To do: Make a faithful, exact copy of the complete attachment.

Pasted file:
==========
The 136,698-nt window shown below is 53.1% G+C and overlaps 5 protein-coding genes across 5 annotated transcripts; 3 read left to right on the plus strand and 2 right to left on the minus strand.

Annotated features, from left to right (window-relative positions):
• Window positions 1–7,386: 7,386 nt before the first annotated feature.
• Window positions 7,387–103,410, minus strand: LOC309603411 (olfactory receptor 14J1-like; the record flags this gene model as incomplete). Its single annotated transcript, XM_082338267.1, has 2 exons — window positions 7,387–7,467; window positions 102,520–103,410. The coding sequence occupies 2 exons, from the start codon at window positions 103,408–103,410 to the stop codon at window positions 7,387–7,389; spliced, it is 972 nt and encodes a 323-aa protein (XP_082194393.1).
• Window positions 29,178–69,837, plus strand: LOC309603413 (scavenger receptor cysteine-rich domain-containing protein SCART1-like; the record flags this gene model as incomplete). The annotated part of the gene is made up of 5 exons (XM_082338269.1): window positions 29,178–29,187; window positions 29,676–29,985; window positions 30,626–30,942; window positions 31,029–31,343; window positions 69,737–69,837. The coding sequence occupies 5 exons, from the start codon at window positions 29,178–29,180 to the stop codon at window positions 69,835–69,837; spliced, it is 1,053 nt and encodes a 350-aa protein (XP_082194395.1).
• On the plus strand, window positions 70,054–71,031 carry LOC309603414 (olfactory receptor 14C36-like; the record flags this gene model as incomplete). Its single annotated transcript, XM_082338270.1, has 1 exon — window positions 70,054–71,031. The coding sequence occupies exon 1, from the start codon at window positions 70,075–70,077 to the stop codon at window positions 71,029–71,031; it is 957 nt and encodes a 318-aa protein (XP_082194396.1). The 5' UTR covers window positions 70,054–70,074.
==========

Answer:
The 136,698-nt window shown below is 53.1% G+C and overlaps 5 protein-coding genes across 5 annotated transcripts; 3 read left to right on the plus strand and 2 right to left on the minus strand.

Annotated features, from left to right (window-relative positions):
• Window positions 1–7,386: 7,386 nt before the first annotated feature.
• Window positions 7,387–103,410, minus strand: LOC309603411 (olfactory receptor 14J1-like; the record flags this gene model as incomplete). Its single annotated transcript, XM_082338267.1, has 2 exons — window positions 7,387–7,467; window positions 102,520–103,410. The coding sequence occupies 2 exons, from the start codon at window positions 103,408–103,410 to the stop codon at window positions 7,387–7,389; spliced, it is 972 nt and encodes a 323-aa protein (XP_082194393.1).
• Window positions 29,178–69,837, plus strand: LOC309603413 (scavenger receptor cysteine-rich domain-containing protein SCART1-like; the record flags this gene model as incomplete). The annotated part of the gene is made up of 5 exons (XM_082338269.1): window positions 29,178–29,187; window positions 29,676–29,985; window positions 30,626–30,942; window positions 31,029–31,343; window positions 69,737–69,837. The coding sequence occupies 5 exons, from the start codon at window positions 29,178–29,180 to the stop codon at window positions 69,835–69,837; spliced, it is 1,053 nt and encodes a 350-aa protein (XP_082194395.1).
• On the plus strand, window positions 70,054–71,031 carry LOC309603414 (olfactory receptor 14C36-like; the record flags this gene model as incomplete). Its single annotated transcript, XM_082338270.1, has 1 exon — window positions 70,054–71,031. The coding sequence occupies exon 1, from the start codon at window positions 70,075–70,077 to the stop codon at window positions 71,029–71,031; it is 957 nt and encodes a 318-aa protein (XP_082194396.1). The 5' UTR covers window positions 70,054–70,074.